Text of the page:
## 22.4 Working with formulas

In science and in many other fields of work, we need to be able to work with formulas. For example, if you know the area of a square and need to find its side length, you can rearrange the formula to make the side length the subject of the formula. In other words, you solve the equation for the variable that you need.

The formula for the area of a square is:

\[A = s^{2}\]where \(A\) is the area of the square and \(s\) is the side of the square.

We need to solve this equation for \(s\). To find \(s\), we use the inverse operation, which is the square root:

\[\begin{align} \sqrt{A} &= \sqrt{s^{2}} \\ &= s \\ \therefore s &= \sqrt{A} \end{align}\]So if the area of a square is \(25 \text{ cm}^2\), then the side length is \(s = \sqrt{25} = 5 \text{ cm}\).

## Worked Example 22.4 Working with formulas

Use this equation to find a formula for \(a\).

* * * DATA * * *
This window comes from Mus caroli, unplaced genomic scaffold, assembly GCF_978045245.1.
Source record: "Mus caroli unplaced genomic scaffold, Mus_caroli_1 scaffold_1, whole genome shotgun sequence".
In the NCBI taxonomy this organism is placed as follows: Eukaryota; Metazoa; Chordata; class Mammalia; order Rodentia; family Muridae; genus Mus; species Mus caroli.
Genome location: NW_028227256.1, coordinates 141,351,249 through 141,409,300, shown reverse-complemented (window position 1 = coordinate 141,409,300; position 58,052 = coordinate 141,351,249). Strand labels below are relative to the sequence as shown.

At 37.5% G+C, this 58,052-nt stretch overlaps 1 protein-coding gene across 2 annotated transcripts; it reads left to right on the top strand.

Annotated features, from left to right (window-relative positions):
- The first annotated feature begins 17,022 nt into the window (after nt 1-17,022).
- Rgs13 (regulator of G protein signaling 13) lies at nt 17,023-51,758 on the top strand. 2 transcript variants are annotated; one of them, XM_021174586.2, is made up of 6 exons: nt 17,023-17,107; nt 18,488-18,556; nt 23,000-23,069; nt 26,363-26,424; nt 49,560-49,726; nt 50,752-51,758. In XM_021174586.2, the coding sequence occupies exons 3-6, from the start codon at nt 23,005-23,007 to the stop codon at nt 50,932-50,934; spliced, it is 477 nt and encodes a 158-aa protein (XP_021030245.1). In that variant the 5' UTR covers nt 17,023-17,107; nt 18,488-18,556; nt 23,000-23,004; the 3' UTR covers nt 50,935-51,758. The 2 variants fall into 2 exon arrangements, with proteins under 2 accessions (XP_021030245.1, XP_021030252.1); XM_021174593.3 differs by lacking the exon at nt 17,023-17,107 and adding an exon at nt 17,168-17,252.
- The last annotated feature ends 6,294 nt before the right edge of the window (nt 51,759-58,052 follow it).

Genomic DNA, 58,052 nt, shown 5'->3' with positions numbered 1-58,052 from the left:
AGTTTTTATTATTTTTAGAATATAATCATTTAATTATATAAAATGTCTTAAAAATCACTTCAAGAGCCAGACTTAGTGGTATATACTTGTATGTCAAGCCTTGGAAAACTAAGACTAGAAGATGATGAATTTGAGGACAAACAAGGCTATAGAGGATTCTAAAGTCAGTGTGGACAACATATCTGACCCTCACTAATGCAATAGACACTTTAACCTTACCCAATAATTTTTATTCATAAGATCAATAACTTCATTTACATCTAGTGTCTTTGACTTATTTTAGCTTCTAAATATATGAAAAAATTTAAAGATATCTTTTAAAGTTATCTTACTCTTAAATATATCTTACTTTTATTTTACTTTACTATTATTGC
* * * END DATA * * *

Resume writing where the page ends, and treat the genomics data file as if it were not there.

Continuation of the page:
\[F = ma\]We need to rearrange the given equation in order to have just \(a\) on its own.

### Use inverse operations to rearrange the equation.

Divide both sides by \(m\).

\[\frac{F}{m} = \frac{ma}{m}\]### Simplify.

\[\frac{F}{m} = a\]### Switch the two sides around.

\[a = \frac{F}{m}\]You now have a formula that you can solve to find values for \(a\).

## Worked Example 22.5 Working with formulas

Find a formula for \(V\).

\[C = \frac{n}{V}\]We need to rearrange the given equation in order to have \(V\) on its own.

### Use inverse operations to rearrange the equation.

Multiply both sides by \(V\) and simplify.

\[\begin{align} CV &= \left( \frac{n}{V} \right)V \\ &= n \end{align}\]### Divide both sides by \(C\) and simplify.

\[\begin{align} \frac{CV}{C} &= \frac{n}{C} \\ V &= \frac{n}{C} \end{align}\]You now have a formula for \(V\).